A drug that activates a presynaptic auto receptor.

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brain, inflammation, stroke @ Pixabay

You’ve probably heard of the immune system, which protects you against bacteria and viruses that can cause disease. The brain also has a system to protect it from viral invaders. It’s called the auto receptor system, and this blog post will tell you how it works.

The presynaptic auto receptor is an inhibitory receptor located on nerve terminals in the nervous system that prevents release of neurotransmitters into synapses. Activation of this receptor by endogenous neurotransmitters or drugs typically causes a decrease in synaptic transmission. When activated by drugs like amphetamines, cocaine, morphine or nicotine – these receptors tend to reduce the activity at synapses involved with signaling reward, reinforcement learning as well as mood regulation long term.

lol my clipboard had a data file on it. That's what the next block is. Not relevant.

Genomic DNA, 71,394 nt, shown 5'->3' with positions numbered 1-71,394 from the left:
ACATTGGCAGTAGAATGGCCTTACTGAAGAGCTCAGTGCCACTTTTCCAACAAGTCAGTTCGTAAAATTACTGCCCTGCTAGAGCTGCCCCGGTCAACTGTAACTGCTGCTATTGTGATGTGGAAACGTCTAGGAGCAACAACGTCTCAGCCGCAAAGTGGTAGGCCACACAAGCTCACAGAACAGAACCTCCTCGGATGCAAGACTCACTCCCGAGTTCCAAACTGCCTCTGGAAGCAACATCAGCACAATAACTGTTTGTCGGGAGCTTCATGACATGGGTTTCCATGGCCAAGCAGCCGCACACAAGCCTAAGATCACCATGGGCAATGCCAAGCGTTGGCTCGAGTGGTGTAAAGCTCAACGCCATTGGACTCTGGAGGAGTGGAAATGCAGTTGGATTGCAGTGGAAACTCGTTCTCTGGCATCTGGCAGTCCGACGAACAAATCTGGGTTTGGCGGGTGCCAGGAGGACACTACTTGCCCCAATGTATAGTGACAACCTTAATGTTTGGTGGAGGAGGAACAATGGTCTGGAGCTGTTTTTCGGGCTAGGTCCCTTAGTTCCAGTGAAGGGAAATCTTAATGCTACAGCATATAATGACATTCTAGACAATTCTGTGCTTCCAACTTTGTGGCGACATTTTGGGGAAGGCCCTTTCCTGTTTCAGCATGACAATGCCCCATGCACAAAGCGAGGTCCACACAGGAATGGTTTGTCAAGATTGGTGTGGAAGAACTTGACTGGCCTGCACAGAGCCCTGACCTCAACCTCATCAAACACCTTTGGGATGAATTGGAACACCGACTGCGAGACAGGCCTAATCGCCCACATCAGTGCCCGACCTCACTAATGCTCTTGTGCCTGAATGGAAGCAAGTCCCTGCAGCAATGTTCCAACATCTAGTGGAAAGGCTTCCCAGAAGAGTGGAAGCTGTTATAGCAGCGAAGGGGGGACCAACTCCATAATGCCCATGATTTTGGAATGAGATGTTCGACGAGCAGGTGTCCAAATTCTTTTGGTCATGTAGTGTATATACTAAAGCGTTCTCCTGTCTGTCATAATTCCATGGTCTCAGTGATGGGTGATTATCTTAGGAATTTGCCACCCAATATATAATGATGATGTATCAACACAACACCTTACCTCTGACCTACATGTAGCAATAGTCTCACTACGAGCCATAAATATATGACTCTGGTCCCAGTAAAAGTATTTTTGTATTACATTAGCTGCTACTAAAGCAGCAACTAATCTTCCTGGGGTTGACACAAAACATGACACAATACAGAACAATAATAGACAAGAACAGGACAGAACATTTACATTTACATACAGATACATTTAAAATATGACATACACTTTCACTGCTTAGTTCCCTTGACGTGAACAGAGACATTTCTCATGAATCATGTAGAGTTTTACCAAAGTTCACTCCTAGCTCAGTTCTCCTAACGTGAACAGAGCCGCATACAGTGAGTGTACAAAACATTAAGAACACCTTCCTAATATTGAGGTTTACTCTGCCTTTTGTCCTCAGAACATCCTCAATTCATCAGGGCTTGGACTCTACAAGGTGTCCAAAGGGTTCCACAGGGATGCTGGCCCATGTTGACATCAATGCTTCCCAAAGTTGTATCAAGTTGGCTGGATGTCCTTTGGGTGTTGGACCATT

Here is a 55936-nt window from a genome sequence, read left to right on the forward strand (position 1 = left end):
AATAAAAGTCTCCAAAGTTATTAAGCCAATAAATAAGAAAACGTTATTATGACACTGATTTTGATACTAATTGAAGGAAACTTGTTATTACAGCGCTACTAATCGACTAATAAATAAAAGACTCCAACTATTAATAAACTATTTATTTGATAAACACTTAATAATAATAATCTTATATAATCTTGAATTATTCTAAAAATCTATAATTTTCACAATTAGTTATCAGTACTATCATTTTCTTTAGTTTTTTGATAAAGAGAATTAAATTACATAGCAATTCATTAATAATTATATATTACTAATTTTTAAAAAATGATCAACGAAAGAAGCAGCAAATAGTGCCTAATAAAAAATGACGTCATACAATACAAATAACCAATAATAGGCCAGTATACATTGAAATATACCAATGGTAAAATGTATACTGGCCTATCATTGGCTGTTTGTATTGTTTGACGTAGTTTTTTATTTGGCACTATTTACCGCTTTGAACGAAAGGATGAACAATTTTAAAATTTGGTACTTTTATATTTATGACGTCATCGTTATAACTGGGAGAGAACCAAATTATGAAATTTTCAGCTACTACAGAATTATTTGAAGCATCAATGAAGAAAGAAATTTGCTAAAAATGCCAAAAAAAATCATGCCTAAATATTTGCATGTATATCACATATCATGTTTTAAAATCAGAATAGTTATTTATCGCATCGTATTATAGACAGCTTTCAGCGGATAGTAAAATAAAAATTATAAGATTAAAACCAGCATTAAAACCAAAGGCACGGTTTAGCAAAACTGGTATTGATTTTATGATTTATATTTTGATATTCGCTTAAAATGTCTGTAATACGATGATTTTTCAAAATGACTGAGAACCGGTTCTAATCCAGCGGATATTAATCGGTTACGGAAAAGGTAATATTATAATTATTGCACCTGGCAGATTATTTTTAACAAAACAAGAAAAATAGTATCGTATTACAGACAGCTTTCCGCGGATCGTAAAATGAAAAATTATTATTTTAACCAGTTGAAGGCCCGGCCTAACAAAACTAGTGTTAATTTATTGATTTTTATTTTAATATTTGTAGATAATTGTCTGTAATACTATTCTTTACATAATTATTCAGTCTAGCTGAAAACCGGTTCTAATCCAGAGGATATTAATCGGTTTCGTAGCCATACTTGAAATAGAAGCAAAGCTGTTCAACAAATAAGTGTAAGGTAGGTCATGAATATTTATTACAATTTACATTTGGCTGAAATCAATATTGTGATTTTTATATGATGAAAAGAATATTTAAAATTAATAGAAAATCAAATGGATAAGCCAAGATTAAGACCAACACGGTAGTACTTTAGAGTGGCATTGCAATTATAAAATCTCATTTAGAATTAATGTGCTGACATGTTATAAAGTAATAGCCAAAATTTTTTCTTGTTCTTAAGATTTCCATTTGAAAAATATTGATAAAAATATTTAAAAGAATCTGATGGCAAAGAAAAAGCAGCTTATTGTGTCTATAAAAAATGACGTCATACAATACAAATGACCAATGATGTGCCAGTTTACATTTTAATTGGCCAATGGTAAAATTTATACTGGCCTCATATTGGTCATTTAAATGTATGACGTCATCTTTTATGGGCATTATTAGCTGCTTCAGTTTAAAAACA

brain, mind, psychology @ Pixabay

The activation of auto receptors by neurotransmitters or drugs like morphine, nicotine and cocaine usually causes a decrease in the activity at synapses involved with signaling reward, reinforcement learning as well as mood regulation long term. A drug that activates an auto receptor will have effects on synaptic transmission.

The presynaptic receptor is an inhibitory receptor located on nerve terminals in the nervous system that prevents release of neurotransmitters into synapse. Activation of this type of receptors often leads to reduced neuronal activity in response to rewards obtained from stimulant use such as amphetamines (speed), cocaine, morphine and nicotine. This may be one reason why people keep taking these substances despite their negative consequences.

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